I’ve never been a big fan of math. That’s not to say I don’t appreciate its value; I just don’t like doing it. I struggled with it in school, I struggle with it today.
I’m not alone. Some level of “math anxiety” affects a lot of people. But while I avoid doing math whenever possible, I don’t consider myself to be blind to its realities. Unlike, apparently, many others.
For example, I heard Dr. Robert Conn, a Canadian MD who specializes in reducing accidental injuries and death, speak on the subject of risk assessment. He posed this thought experiment to his audience: “If I told you that in 15 minutes, 6 of you would be dead, most would think ‘Not me’ and start looking around for likely victims.” His point: we routinely underestimate our chances of something bad happening to us.
Take seatbelts for example: in 2008 there were 208 million licensed drivers in the US. 83% of them used seatbelts. That means 35 million drivers don’t.
When you ask people why they don’t use seatbelts, there are a number of common reasons. Underlying most of them is the belief that “it can’t happen to me.”
But let’s do the math, shall we?
- 8 of 10 drivers will be in a car accident within the next 10 years.
- 73% of passenger car occupants who were totally ejected from the vehicle were killed.
- Seatbelts reduce a person’s chance of dying in a crash by 45%.
And still, 35 million people think not wearing a seatbelt is a good choice for them.
At the same time, we also overestimate the chances that something good will happen to us. For example, winning the lottery.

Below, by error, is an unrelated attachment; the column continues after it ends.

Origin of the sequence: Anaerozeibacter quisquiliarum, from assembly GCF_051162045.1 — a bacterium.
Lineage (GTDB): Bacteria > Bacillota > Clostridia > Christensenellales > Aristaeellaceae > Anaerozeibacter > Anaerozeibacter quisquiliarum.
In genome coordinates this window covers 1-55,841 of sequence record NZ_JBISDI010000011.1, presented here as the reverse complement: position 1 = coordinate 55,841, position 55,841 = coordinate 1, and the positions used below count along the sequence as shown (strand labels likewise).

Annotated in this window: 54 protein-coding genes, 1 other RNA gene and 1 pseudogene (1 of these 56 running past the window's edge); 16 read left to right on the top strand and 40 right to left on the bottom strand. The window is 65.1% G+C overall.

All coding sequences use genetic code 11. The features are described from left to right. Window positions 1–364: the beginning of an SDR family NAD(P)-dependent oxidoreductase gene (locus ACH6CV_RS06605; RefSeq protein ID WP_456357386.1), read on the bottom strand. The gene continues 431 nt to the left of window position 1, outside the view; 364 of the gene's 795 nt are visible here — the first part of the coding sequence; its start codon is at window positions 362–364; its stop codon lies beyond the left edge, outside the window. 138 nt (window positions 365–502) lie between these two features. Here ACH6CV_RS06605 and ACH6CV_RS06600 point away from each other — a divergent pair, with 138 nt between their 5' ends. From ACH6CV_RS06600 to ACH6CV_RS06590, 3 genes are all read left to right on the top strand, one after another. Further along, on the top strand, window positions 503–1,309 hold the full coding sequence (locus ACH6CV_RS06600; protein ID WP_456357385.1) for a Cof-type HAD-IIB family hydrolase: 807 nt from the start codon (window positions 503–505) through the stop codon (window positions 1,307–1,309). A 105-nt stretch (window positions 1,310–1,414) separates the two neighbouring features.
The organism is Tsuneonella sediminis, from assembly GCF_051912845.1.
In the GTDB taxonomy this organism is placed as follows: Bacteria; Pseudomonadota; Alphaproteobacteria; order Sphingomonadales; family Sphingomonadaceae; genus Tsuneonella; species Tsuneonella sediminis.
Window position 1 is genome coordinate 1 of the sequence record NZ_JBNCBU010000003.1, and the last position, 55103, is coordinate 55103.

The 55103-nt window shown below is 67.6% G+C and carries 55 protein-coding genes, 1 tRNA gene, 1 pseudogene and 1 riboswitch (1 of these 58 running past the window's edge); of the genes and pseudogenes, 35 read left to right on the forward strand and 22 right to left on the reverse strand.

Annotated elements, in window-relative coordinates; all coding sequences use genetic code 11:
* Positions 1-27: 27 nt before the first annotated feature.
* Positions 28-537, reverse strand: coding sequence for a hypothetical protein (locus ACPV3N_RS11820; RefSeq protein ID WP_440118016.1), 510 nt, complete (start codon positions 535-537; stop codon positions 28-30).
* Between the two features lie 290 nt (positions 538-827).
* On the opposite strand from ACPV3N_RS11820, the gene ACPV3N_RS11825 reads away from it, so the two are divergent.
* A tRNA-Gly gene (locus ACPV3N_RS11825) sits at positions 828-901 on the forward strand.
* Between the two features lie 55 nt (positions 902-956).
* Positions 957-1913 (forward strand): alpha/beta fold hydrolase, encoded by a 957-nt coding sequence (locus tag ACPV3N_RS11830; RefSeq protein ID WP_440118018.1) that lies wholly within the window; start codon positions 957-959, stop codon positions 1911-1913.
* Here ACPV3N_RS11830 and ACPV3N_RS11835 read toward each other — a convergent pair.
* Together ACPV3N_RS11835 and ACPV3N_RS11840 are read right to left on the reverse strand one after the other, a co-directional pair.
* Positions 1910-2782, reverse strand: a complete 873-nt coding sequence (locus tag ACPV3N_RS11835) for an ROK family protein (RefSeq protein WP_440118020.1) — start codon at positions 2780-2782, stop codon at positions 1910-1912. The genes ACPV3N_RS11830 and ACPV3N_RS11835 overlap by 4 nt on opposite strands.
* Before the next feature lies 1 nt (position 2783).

The odds of winning the Powerball—according to their own website— are 195,249,054 to 1. “Sure,” you may say, “but it’s only a buck. And I could be the one in 200 million!”
Perhaps. But while you’re waiting for that big jackpot, here’s some other things that have a better chance of happening to you:
- Dying from pneumonic plague: 54,059,705 to 1
- Contracting the human version of mad cow disease: 40,000,000 to 1
- Attacked by a bear: 36,000,000 to 1
- Dying from a pajama fire: 30,589,556 to 1
- Being canonized as a saint: 20,000,000 to 1
- Executed on Death Row: 3,622,270 to 1
- Killed by lightning: 2,650,000 to 1
- Killed by flesh-eating bacteria: 1,000,000 to 1
So, even if you do get the winning ticket, you could be attacked by a bear during a storm, then struck by lightning that causes your jammies to burst into flame…all before you could cash in your ticket.
Rather than waste that dollar bill on lottery, why not put it to better use? Send me $1.00 and I’ll tell you how.
Trust me…I’ve done the math.